John Casey: “I can’t do it. This is easier for others. I’m good at those things over there, but not this thing. Other companies do it better. Other people do it better. I don’t have enough education. I have too much education. I have the wrong education.”  There are many fake things and frankly, excuses or rationalization is a lot easier to throw out there than to actually mentally do the work to figure out what is in fact holding me back.

It is artificial and why am I letting that bug me? That doesn’t stop the two year old, why is it stopping me?  It’s an imaginary barrier. The greatest paralyzer in all of human history is fear and self-doubt. And it’s made up in the mind of the individual; ironic, crazy thing of imaginary stuff. The antidote to self-doubt and fear is something else that’s also imaginary, which is courage. Little kids seem to have a lot of but adults don’t seem to have much of anymore. And I don’t think there’s a fuel tank that gets filled when we’re born, and then as on as you use it all, it’s gone.

I think we can fill up the tank anytime we want. Maybe it’s returning back to the fundamentals of success, because we are born innovative and creative, and we don’t stop until pretty much we’re told to stop. And that usually begins at about the age of four and five.

And then limits are placed upon this unlimited potential we’re born with. Most people then take some of those flawed and limited beliefs into the workplace with them, or they take them to school. And you know, I remember when I was in school, I felt I was good at this subject, but not that one.

And the grades agreed.  Maybe it was my thoughts that kicked off of the whole thing. You know, a lot of the stinking thinking that grownups have, have developed over the course of their journey is flawed. It is inaccurate. They’ve actually done a pretty good job of spreading it though.

When we speak about culture, it is a mass invisible force. And if you can create a culture of innovation and creativity. Then that has a life of its own. Then those are the glasses. Those are the filters that people put on in the parking lot before they walk into their workspace or before they actually get in their workspace.

If they are working out of their home and really set their head about what it is that they have to do that day. Most people unconsciously don’t do a very good job of setting the mindset, their mindset for their day. But once it’s done, at some of those companies that you read about, some of the great innovators from all time, or some of the new ones, they really do have a process for creating a culture of innovation.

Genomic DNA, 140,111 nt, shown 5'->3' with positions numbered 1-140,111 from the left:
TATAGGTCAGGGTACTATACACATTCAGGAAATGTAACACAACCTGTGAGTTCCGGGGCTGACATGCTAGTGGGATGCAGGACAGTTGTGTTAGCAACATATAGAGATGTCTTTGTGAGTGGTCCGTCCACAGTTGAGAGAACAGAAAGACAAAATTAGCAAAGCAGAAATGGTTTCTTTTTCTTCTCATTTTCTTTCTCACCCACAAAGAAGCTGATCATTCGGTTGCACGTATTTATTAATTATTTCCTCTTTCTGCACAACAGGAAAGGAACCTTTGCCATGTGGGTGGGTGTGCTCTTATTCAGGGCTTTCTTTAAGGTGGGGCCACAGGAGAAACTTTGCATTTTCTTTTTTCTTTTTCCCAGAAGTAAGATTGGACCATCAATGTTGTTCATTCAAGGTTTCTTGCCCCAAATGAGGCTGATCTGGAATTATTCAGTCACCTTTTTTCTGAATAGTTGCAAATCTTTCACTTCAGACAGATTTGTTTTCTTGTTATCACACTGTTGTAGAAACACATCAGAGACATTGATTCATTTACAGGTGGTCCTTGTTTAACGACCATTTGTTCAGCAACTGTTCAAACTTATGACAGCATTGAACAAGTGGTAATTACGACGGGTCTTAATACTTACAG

And it’s not something that’s hard to do, because it’s the truth. Everyone’s adaptable. Everyone’s accountable or has demonstrated it in pockets of their life. Everybody has exhibited resilience. Everybody has taken the initiative, and everybody’s demonstrated courage. These five things are not foreign to humans or organizations. And you know, all companies really need to do is look back at their last innovation. Look back at the last time they were creative. And try to examine what were the shared dominant beliefs at that time, and then get a whole lot better at duplicating that.

Sean Johnson: Yeah. I think it would be helpful. I think it’s coming back to, kind of summarizes, a lot of what you’ve been talking about. It’s really making sure that we’re instilling the proper beliefs, in ourselves, in our team and across the organization.

That is going to set us up for this culture of innovation, where we can pump out these new inventions and new products and new services and new ways to look at things. Maybe it’d be helpful if we break it down into those three categories of: “if I’m an individual, how do I go about rebranding myself into becoming more innovative.” And then we can go into, “if I’m the leader of a team, what do I do?” And “if I’m an executive looking to instill this across thousands of people, how do I go about that?”

John Casey: You bet! Well we can actually break that down in the order of what we think is the flow of motivational intelligence.

And it all starts with accountability. As an individual contributor or as an employee of an organization, one of the worst ways you can brand yourself is by making an excuse.  Giving up, rolling up the white flag. Yes, it’s easy to do and it releases pressure if you have an out. But it doesn’t brand you for the long term very well. Most people give up far too quickly and then they have an out, they point to another team, perhaps at their company as the problem, or the customer or the market or the government or their boss or whatever. And that is a slow, torturous route to mediocrity and a bad professional reputation.

It was Benjamin Franklin that said, “those that are good at making excuses are seldom good for anything else.”

Sean, it doesn’t matter what your IQ is, how many letters you have at the end of your name, regarding formal education. It doesn’t matter who your grandparents or parents were.

If you’re an excuse maker, a blamer, or a finger pointer, you’re not necessarily going to be seen as a good team member or people are not going want to work with you.  Accountability. Owning it.  And that can take several forms. The first is “how do I master my role as quickly as possible?”

My master, my role at work. If you’re a parent, how do you master your role as a parent? If you have a life partner, how do you master your role as a life partner? Other than that, what other roles do you want to master? There’s probably not many.  The key to it, per individual contributor is to really own that mastery of holding yourself accountable not pointing fingers, not making excuses, really just making that decision. You draw a line in the sand.